Louis Comfort Tiffany and Clara Driscoll: Bringing Nature's Beauty to Light
I've long been a fan of Louis C. Tiffany's work. My mother was a professional stained glass artist, and from her I first learned a little about how he revolutionized the methods used in stained glass. For centuries, pieces of stained glass were fitted together into the channels of lead came, which was shaped like a long, extended letter H. Lead came lent itself well to larger pieces of glass and mostly straight or gently curved edges. It also required reinforcing bars, to strengthen the windows and prevent the weight of the glass from bending and stretching the lead came.
Then, in the 19th Century, the copper foil method was invented, and the creative possibilities of stained glass were multiplied a thousandfold. Though the copper foil method of stained glass is widely known as the Tiffany technique, there is some debate as to whether Tiffany or his rival, John La Farge, first invented the use of copper foil as a replacement for lead came. There is no question, however, that Tiffany's glass studios were major innovators in the use of the copper foil method. With this method, stained glass could be cut into virtually any shape, as long as the piece adjoining it fit tightly against it. This allowed for intricate designs with leaves, petals, and stems in irregular shapes, and much smaller pieces of glass, as well. It also allowed for three-dimensional shapes, such as curved lampshades, as the seams were much stronger and more stable than those formed with lead came.
With that bit of history in mind, I'd like to explore some of the stunning designs created by Tiffany's studios. In recent years, some of the designers behind the ground-breaking lamps and windows have gained recognition in their own right. Prominent among these is Clara Driscoll, who was head of the Women's Department at Tiffany Glass Studios. We now know that she was the creative genius behind many of Tiffany's best-loved stained glass lamps. In a time period when women were often not valued as artists, and working women were frowned upon, Tiffany defied the unions and the demands of the male workers. He specifically believed that women had a better eye for color than his male workers, and put them in charge of selecting the glass for each individual piece in his more elaborate windows and lamps. In the gorgeously illustrated book, A New Light on Tiffany: Clara Driscoll and the Tiffany Girls, the authors write:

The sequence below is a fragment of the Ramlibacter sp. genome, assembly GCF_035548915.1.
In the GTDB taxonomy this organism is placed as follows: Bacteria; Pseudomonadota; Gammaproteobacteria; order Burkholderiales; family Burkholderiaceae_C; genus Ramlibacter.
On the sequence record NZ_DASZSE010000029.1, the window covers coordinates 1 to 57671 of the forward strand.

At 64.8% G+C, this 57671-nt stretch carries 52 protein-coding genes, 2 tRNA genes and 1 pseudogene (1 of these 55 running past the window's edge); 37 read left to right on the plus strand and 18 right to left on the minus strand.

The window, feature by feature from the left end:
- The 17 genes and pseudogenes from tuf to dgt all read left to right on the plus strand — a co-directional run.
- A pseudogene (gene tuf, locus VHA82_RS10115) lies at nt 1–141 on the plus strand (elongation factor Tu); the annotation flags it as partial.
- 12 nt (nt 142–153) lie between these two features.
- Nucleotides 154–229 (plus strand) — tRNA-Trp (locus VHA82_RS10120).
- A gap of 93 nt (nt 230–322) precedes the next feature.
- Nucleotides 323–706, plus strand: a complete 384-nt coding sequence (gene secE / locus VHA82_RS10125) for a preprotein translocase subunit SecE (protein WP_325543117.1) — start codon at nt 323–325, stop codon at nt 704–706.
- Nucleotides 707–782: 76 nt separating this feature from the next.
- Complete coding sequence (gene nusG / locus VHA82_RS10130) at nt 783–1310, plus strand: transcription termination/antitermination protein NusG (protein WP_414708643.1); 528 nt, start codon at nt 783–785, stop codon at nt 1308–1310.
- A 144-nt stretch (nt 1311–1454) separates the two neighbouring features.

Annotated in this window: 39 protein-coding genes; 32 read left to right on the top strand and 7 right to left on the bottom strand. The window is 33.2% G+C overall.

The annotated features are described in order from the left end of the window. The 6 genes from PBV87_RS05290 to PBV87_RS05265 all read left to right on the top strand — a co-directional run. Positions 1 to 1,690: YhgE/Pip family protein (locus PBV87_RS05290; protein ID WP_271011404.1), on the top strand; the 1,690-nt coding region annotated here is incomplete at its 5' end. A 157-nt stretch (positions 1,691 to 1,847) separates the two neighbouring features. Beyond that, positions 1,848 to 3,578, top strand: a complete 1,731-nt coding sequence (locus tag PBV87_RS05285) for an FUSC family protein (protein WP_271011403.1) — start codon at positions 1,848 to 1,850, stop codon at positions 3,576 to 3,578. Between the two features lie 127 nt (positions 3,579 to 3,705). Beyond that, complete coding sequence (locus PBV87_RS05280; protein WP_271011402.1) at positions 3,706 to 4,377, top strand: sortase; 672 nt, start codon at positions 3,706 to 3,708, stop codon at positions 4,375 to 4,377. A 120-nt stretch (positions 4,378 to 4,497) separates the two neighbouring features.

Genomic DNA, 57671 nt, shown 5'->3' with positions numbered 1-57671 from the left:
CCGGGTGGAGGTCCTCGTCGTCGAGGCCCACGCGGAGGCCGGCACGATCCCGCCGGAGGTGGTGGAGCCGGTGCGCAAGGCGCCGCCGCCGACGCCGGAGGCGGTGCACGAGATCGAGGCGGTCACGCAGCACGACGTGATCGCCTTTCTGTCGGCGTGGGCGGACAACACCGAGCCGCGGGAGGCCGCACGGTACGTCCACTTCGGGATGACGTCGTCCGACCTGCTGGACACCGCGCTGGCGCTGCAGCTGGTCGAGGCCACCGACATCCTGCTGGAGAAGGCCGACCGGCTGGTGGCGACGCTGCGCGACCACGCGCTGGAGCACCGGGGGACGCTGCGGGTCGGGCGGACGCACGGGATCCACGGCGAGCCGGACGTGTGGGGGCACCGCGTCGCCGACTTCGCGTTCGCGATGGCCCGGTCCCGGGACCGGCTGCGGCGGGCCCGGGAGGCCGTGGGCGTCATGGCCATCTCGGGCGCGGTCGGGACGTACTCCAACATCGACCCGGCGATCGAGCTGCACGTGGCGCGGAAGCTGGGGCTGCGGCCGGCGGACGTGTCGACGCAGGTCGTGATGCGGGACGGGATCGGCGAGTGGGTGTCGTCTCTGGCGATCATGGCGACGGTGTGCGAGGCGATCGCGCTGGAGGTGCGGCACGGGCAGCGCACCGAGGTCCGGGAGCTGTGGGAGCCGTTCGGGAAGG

"The inauguration of the Women's Glass Cutting Department in 1892 marked an unprecedented change: henceforth, women could both select and cut the glass, thus breaking a male monopoly. King's 1894 article alludes to the reasons why Tiffany decided to entrust women with this work. She cited traditional assumptions that women's fingers are more nimble, their eyes are more sensitive to nuances of color, and they possess a special disposition for decoration."
Flawed as these assumptions might be, they opened a door to women that had previously been firmly closed by societal conventions. There was a significant amount of tension between the women's and men's departments, which led to a strike by the men's department and demands that the size of the women's department be limited. Despite this, the women's department created a niche for itself as the popularity of Tiffany stained glass lamps exploded with the Art Noveau movement.
We know from a recently discovered treasure trove of letters from Clara Driscoll that Tiffany encouraged her when she approached him with the idea of creating curved lamp shades. She designed lamps based on themes she found in nature, though she received little recognition for it at the time. All designs produced by Tiffany & Co. were submitted to art shows under his name. As I've learned more about Clara Driscoll, I've enjoyed comparing the lamps she designed with the actual plants upon which she based her sketches.
Perhaps the most famous of her designs is the Wisteria Lamp. From her correspondence, it is believed to have been designed around 1901. It is an obvious break from the largely geometric designs that had been produced previously. A particular challenge, according to her letters, was the irregular edge at the bottom. Stained glass lamps are assembled by placing the cut glass, which has been wrapped in copper foil, on a lamp mold. Generally, small pieces of wax were used to hold the pieces in place, but this wasn't sufficient for a lamp with irregular shapes and an assymetrical bottom border. After some experimentation, the Mrs. Driscoll came up with the solution of using pins to support the edges of the glass pieces on the lamp mold. This lamp is also unusual in that instead of a flared crown or a metal cap at the top, it has an openwork metal mesh design that echoes the structure of wisteria branches.